Joel Prime
Max Luthert earned the respect of his fellow musicians with the complex 'Kiss to a rose' originally by Seal. Usually the rose between the two thorns of fellow Partikel members Duncan Eagles and Eric Ford it was refreshing to see the languid bassman blossom in the limelight.

David Horden - Perfect Day
There is always one performer who takes you by surprise because of their theatre craft and David Horden was the man. The Sylvia Young training never leaves you and the murmur in the crowd was that Horden was a child star of Milky Bar Kid fame. These rumours remain unconfirmed but his performance of Lou Reed's 'Perfect Day' was strong and tough, we all suspected there was something stronger than milk in his glass.

Matthew Cox -
Not Unusual
Matthew Cox got the second set off to a swinging start with Tom Jones' 'Not Unusual'. Credit must go to the night's supporting band of Paul Jordanous (Keys), Holley Gray (Bass), Ross Ewart (guitar) and Joel Prime (drums) who sprinkled glitterdust on proceedings as though we listened in Las Vegas rather than the corner of Albert and London roads.

Sam Leak - My Way
That Vegas style still lingered in the air as Sam Leak took to the stage, the man that has been the hot favourite for the Bandeokee laurels every year since its conception. Leak resplendent in dinner jacket and with glass of whiskey in hand looked every inch the Rat Pack star. With hair brushed forward he even had a Napoleonic air such was his regal demeanour. Class is permanent, form is temporary, he always does it His Way, with panache.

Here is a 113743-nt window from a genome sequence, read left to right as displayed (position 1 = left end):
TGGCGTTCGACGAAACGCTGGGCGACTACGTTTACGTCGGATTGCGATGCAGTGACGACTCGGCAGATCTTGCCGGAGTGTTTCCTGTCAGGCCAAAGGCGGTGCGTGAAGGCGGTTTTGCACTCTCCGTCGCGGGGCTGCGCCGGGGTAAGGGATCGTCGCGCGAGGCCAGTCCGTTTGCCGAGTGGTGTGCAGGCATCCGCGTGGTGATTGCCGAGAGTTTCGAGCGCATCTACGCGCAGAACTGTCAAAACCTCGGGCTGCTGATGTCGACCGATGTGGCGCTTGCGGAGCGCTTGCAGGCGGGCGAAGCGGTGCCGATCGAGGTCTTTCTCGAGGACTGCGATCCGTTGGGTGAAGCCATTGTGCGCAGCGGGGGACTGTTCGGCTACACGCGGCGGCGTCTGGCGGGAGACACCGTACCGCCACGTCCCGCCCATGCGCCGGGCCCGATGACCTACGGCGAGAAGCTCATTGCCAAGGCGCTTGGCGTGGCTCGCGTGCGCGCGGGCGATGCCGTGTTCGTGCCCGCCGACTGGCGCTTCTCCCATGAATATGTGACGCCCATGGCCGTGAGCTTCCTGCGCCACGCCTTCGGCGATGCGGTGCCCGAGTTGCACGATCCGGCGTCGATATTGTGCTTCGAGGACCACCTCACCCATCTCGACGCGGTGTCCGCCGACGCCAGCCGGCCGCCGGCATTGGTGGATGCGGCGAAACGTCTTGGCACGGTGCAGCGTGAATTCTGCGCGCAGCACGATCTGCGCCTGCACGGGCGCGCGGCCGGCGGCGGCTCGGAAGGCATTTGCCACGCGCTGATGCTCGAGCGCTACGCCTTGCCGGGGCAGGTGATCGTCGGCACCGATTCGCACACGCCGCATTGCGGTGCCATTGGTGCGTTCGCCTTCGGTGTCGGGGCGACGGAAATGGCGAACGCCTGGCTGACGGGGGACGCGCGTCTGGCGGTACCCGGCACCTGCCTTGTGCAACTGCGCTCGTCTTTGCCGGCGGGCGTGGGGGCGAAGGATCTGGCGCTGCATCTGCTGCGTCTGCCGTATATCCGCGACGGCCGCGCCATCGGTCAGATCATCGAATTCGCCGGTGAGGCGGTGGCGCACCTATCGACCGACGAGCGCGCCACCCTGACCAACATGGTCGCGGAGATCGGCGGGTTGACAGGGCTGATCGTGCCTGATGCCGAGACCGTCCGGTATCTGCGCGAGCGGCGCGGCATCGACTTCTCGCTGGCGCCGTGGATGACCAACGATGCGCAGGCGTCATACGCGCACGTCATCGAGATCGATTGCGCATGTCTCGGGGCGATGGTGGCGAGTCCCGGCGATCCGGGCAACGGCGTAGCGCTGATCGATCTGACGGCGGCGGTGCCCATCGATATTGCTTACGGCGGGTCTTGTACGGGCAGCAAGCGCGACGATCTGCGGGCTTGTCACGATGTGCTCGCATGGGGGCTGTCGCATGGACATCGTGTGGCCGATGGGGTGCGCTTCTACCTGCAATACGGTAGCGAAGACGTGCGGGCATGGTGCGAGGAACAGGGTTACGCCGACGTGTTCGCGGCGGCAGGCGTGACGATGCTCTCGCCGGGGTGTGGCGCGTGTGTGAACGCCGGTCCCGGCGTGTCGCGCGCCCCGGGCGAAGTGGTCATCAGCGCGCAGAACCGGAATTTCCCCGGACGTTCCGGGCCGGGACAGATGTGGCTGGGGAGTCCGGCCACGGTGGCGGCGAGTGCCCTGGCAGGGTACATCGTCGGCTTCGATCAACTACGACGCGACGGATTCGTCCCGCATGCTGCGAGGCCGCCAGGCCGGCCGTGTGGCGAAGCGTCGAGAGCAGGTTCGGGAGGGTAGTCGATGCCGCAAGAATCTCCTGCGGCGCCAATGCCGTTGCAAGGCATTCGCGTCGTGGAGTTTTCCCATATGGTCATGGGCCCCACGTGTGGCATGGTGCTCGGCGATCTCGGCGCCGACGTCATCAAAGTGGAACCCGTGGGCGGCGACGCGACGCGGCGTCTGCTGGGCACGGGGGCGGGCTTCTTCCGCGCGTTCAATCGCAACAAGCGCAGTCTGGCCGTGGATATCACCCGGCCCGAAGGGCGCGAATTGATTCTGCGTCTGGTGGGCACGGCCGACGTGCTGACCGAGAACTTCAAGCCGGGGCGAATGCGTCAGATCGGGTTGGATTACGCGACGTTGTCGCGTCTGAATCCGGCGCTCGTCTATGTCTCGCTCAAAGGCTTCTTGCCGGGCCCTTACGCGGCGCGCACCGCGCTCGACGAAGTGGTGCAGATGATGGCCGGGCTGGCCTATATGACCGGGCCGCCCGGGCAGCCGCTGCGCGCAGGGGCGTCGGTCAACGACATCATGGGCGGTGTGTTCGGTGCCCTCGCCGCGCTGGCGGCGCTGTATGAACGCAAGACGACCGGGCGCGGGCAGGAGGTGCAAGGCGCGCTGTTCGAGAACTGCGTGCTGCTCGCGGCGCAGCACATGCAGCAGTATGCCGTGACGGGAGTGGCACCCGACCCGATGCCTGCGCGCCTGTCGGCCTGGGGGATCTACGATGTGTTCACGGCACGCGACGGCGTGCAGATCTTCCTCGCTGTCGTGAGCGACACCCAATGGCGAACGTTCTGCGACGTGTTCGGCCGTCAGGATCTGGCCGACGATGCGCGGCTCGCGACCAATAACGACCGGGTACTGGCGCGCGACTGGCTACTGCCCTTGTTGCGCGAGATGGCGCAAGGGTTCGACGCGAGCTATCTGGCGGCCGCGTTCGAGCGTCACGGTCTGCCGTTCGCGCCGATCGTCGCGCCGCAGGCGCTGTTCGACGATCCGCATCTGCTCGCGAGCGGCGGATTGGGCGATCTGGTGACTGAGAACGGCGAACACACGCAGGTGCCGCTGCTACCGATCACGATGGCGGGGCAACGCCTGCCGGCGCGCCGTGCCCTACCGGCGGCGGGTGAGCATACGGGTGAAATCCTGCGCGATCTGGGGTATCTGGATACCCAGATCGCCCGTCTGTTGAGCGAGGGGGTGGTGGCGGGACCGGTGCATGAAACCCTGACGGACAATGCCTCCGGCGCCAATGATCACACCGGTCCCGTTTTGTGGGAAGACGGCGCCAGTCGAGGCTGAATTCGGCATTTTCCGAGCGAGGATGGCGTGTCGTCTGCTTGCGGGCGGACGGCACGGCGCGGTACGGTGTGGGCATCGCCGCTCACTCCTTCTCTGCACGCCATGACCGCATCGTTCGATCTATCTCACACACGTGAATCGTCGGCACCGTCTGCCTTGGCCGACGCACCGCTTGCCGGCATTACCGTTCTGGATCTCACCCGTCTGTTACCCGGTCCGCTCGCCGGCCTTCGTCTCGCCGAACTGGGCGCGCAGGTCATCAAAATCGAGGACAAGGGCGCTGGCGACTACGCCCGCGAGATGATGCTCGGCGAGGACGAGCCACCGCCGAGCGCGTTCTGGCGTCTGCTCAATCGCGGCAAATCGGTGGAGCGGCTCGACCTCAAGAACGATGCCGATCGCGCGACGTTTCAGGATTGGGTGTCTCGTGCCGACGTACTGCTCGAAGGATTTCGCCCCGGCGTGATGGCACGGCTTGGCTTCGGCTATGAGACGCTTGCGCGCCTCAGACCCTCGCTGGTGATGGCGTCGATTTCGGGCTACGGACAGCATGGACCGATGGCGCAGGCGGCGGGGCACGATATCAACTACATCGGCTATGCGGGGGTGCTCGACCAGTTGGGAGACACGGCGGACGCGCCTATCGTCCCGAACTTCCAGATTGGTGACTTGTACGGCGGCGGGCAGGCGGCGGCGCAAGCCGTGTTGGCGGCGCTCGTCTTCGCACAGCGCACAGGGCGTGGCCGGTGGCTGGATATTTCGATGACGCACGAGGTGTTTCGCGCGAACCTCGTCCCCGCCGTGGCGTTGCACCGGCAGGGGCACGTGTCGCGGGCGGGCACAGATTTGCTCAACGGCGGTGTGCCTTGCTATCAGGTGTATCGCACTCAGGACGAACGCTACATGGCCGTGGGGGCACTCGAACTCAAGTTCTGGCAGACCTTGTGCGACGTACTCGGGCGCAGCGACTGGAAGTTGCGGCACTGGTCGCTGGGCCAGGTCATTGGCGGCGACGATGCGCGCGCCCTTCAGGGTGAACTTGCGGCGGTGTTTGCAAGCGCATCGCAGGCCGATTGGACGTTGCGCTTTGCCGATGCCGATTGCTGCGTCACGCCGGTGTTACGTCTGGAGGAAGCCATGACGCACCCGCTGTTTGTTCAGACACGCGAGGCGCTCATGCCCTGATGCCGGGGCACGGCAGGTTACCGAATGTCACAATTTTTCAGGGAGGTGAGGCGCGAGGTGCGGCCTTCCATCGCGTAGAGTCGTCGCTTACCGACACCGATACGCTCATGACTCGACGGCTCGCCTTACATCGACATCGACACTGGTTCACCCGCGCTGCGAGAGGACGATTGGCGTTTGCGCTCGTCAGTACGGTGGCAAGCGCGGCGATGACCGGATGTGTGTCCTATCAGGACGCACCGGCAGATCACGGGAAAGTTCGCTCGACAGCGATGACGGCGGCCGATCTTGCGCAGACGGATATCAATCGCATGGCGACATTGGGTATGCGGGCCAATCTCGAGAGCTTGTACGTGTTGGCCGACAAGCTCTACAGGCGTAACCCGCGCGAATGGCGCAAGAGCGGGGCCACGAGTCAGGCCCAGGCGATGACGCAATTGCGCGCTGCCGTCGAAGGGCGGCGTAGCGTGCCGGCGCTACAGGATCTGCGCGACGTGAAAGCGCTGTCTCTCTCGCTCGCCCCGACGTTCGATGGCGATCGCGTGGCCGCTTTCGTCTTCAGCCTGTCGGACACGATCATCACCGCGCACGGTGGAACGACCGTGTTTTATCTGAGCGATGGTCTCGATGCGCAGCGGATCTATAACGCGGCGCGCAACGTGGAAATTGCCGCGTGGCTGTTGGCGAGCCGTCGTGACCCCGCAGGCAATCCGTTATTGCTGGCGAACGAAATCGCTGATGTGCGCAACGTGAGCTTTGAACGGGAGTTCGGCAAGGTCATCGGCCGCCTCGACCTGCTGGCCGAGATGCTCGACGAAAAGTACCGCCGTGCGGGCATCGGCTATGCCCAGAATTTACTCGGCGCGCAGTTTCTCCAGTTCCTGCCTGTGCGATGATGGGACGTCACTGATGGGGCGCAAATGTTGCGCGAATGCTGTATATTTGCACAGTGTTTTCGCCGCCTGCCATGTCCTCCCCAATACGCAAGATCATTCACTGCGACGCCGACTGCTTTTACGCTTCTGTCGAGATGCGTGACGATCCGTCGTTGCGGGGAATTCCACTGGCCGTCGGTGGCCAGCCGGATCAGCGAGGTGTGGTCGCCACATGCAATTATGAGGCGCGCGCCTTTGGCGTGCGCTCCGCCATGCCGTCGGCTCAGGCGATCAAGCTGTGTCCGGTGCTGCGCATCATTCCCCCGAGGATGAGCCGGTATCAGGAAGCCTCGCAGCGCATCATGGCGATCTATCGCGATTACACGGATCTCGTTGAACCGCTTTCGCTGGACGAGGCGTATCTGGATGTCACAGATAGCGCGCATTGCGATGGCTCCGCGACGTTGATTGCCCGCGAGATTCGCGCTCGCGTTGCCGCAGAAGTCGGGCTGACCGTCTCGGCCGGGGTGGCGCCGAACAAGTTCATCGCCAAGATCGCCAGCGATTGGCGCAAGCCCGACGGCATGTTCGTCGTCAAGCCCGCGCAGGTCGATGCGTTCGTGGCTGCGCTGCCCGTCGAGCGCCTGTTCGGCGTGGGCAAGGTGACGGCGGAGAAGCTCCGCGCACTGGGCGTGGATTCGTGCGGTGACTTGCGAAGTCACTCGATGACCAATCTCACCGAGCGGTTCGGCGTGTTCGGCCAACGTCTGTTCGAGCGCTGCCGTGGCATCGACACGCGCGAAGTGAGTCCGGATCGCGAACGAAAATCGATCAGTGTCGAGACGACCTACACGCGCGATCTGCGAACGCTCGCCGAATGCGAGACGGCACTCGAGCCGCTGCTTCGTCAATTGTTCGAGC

Eric Guy is Tina Turner
The only man I have ever witnessed who could channel his inner Turner sang 'Simply the best'. Yes it was more JMW Turner than the Tina variety but still there was an authenticity and crowd pleasing edge that propelled Eric Guy into the higher echelons of Bandeokee. His inner woman ran rampant with such estrogen fuelled zeal that he also adopted the persona of Conchita Wurst too, although with slightly broader shoulders.

George Bone
Summer of 69
Two performers passed me by while refilling my glass but I was back in the saddle for George Bone's 'Summer of '69' which he shot from the hip like an ejaculating cowboy. Bone is your man in a gunfight such as this, never underestimate his denim demeanour.

Jonathan Lewis
is Billy Ocean
Expectations were high for last years hero Jonathan Lewis but he couldn't quite live up to his winning performance of 'Delilah'. 'When the going gets tough' was far too effete for a man of his alpha male status.

Holley Gray
Holley Gray proved he is the Beckham to Helen Mayson's Posh Spice, for they are the golden couple of Bandeokee. It was the high pitch of Beckham's voice which Gray emulated rather than the pitch of turf dreams.

The much maligned Leo Appleyard has at last found his oeuvre, his grunge groan of Nickleback's 'How you remind me' luckily didn't bring back the memory of past years but may thrust him to fame as the Cobain of Suburbia.

Leo Appleyard
We were treated to a grand finale with Paul Jordanous' 'Never gonna give you up'  followed by Jon Bird's heartfelt version of Harry Nilsson's 'Without You'. Bird gets better with age like a good wine but he may just need a few more years to reach the full maturity of a Chateau Mouton Rothschild 1945 rather than his Chateau Vimto of previous years. 2015 was a fine vintage and Piers Green proved that hitting the high notes may be the start of a new career as a eunuch as well as Bandeokee champion.

Jon Bird is Harry Nilsson

Ross Ewart